Subsistence (or Kinship) Mode of Production

“Indigenous communities are generally subsistence production societies… Because forests are a highly diversified environment, they provide opportunities for a variety of productive activities such as forest resource extraction, horticulture, hunting and fishing. Traditionally, the exploitation of the natural environment is carried out on a small scale because the fundamental goal is simple production to maintain the household and not production of surplus for the market. By its nature, this mode of production tends not to over-exploit the available resources. Such a level of resource exploitation does more to assure long-term sustainability of production, although it is considered underproductive from the standpoint of formal economics” (Duhaylungsod, 1998; Duhaylungsod & Hyndman, 1995 in Duhaylungsod, 2001, p. 612).

“This subsistence mode of production of indigenous peoples is largely based on an ideology of reciprocal exchange. As in access to land use, the entire production system of indigenous peoples is structured along kinship lines. Although primarily subsistence-oriented, this production ethics can also be applied to the sharing and redistribution of goods and resources, thus enabling the survival not merely of individuals but, more significantly, of the entire community.” Termed by Wolf (1982) as the kinship mode of production, the dynamics of this mode are anchored in culture" (Duhaylungsod and Hyndman, 1995 in Duhaylungsod, 2001, p. 612).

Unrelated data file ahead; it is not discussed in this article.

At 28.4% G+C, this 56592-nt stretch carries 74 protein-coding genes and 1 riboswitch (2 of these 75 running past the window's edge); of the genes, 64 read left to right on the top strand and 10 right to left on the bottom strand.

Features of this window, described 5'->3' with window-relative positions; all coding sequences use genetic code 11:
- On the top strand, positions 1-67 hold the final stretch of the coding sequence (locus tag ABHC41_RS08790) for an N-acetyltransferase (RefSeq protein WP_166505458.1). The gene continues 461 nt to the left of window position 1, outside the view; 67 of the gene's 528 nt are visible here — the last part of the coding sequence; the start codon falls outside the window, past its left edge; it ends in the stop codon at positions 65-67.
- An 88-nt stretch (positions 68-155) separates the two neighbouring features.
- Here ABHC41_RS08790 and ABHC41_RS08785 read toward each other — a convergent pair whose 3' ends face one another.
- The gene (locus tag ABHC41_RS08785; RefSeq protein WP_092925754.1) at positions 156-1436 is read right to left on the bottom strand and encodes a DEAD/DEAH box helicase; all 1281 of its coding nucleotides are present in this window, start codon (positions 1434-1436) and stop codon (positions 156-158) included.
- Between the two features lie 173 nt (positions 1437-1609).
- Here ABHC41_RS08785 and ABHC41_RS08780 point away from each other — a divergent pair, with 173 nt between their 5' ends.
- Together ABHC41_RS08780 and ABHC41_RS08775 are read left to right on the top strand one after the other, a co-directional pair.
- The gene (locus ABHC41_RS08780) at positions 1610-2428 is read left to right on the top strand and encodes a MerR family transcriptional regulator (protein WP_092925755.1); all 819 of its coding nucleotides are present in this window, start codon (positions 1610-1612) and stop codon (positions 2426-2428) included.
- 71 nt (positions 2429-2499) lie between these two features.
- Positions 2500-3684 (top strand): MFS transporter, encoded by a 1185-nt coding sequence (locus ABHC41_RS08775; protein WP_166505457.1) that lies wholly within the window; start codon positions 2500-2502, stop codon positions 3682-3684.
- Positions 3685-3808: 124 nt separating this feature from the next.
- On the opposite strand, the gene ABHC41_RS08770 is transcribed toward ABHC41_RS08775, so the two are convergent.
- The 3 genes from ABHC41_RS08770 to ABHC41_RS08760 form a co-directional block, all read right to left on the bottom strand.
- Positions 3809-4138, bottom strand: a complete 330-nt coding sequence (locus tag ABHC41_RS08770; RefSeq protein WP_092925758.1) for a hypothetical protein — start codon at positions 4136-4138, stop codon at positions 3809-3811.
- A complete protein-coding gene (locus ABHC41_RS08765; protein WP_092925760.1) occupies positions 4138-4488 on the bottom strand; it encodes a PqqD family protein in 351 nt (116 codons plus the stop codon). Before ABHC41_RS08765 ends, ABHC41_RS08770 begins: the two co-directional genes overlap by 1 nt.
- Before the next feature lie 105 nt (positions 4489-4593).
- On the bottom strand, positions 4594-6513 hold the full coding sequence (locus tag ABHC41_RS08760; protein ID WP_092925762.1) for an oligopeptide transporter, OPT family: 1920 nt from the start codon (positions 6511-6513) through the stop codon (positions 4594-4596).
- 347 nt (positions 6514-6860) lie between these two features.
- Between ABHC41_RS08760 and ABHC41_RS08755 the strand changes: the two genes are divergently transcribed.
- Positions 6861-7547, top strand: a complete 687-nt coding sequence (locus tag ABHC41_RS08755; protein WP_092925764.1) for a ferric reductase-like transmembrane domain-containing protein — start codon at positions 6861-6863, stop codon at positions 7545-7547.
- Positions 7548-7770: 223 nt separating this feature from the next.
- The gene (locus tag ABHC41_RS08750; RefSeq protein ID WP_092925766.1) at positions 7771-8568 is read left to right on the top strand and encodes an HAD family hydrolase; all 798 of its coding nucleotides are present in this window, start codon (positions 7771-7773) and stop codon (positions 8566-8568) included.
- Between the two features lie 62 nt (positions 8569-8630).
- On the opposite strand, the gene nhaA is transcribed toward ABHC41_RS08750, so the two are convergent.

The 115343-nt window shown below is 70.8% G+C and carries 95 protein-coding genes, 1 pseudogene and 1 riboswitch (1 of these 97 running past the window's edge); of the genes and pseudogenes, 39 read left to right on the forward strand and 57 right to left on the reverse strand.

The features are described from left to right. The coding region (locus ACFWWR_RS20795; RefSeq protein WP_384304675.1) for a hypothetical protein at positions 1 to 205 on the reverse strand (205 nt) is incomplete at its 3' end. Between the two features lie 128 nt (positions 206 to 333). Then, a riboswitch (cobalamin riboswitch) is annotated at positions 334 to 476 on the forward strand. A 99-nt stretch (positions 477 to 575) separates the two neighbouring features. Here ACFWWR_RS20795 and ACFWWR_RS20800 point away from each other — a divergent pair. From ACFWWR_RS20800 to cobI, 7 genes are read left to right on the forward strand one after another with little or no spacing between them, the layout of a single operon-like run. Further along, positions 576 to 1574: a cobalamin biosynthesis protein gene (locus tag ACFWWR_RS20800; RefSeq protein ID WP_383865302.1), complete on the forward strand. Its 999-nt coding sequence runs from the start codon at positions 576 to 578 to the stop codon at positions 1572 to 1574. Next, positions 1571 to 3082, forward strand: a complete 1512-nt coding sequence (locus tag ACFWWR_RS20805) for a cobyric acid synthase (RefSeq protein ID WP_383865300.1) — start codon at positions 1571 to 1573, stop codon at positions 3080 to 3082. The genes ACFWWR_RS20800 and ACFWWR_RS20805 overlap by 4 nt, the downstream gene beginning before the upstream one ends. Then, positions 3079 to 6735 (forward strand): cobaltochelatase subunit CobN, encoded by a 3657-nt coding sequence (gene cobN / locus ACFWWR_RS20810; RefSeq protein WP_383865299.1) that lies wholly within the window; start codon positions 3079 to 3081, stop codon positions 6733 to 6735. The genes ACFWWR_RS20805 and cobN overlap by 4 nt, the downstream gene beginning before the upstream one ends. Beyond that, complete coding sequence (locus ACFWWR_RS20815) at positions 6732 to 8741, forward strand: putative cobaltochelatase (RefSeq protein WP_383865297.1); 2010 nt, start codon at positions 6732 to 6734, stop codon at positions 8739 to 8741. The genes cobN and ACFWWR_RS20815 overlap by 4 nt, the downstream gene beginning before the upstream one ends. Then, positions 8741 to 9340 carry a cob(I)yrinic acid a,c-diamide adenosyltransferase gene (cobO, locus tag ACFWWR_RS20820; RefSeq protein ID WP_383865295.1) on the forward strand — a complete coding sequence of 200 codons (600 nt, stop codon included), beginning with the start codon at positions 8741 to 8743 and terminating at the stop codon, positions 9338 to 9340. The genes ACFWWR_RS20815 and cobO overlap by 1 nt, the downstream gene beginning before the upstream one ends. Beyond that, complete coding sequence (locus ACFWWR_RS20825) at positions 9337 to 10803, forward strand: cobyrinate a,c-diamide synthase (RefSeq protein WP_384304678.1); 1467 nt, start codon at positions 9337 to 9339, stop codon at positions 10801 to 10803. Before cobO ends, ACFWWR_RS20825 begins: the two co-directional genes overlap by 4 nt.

Text submitted by Raizel Albano, Founder and Director of Anthro on Foot Audio Walking Tours


References Photo credit: By Daibo Taku, CC BY 3.0, https://commons.wikimedia.org/w/index.php?curid=56292732 Duhaylungsod, L. (1998). Rethinking subsistence through cultural economies of indigenous peoples. Diliman Review, 4–2, 14–22. Duhaylungsod, L. (2001). Rethinking Sustainable Development: Indigenous Peoples and Resource Use Relations in the Philippines. Bijdragen Tot de Taal-, Land- En Volkenkunde, 157(3), 609–628. JSTOR. Duhaylungsod, L., & Hyndman, D. (1995). Enduring systems of subsistence and simple reproduction in the Philippines. Pilipinas, 25, 21–48. Wolf, E. (1982). Europe and the people without history. University of California Press.
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